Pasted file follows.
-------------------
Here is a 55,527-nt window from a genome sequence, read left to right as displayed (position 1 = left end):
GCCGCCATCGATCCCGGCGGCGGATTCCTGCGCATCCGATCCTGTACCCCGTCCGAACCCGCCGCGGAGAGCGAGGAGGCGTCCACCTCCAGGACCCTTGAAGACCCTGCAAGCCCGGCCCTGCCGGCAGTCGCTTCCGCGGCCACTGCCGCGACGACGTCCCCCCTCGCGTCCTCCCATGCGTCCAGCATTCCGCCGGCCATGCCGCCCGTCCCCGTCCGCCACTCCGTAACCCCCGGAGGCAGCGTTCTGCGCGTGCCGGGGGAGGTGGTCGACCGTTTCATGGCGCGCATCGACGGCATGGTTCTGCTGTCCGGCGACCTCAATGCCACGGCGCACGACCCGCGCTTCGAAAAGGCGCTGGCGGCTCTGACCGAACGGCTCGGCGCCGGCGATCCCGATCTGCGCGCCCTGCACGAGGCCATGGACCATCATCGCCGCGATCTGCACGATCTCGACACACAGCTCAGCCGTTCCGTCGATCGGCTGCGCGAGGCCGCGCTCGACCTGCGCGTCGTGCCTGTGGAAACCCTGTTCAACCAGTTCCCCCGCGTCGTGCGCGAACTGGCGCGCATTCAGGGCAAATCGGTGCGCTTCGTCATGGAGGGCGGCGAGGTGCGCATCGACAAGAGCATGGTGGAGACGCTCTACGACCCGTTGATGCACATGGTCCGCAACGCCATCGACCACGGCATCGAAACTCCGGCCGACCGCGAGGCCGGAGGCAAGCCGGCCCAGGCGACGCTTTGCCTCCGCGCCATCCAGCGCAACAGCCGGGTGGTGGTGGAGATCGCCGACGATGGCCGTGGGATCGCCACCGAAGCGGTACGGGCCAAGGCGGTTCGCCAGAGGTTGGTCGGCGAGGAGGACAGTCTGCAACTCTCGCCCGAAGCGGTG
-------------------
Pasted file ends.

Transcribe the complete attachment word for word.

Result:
Here is a 55,527-nt window from a genome sequence, read left to right as displayed (position 1 = left end):
GCCGCCATCGATCCCGGCGGCGGATTCCTGCGCATCCGATCCTGTACCCCGTCCGAACCCGCCGCGGAGAGCGAGGAGGCGTCCACCTCCAGGACCCTTGAAGACCCTGCAAGCCCGGCCCTGCCGGCAGTCGCTTCCGCGGCCACTGCCGCGACGACGTCCCCCCTCGCGTCCTCCCATGCGTCCAGCATTCCGCCGGCCATGCCGCCCGTCCCCGTCCGCCACTCCGTAACCCCCGGAGGCAGCGTTCTGCGCGTGCCGGGGGAGGTGGTCGACCGTTTCATGGCGCGCATCGACGGCATGGTTCTGCTGTCCGGCGACCTCAATGCCACGGCGCACGACCCGCGCTTCGAAAAGGCGCTGGCGGCTCTGACCGAACGGCTCGGCGCCGGCGATCCCGATCTGCGCGCCCTGCACGAGGCCATGGACCATCATCGCCGCGATCTGCACGATCTCGACACACAGCTCAGCCGTTCCGTCGATCGGCTGCGCGAGGCCGCGCTCGACCTGCGCGTCGTGCCTGTGGAAACCCTGTTCAACCAGTTCCCCCGCGTCGTGCGCGAACTGGCGCGCATTCAGGGCAAATCGGTGCGCTTCGTCATGGAGGGCGGCGAGGTGCGCATCGACAAGAGCATGGTGGAGACGCTCTACGACCCGTTGATGCACATGGTCCGCAACGCCATCGACCACGGCATCGAAACTCCGGCCGACCGCGAGGCCGGAGGCAAGCCGGCCCAGGCGACGCTTTGCCTCCGCGCCATCCAGCGCAACAGCCGGGTGGTGGTGGAGATCGCCGACGATGGCCGTGGGATCGCCACCGAAGCGGTACGGGCCAAGGCGGTTCGCCAGAGGTTGGTCGGCGAGGAGGACAGTCTGCAACTCTCGCCCGAAGCGGTG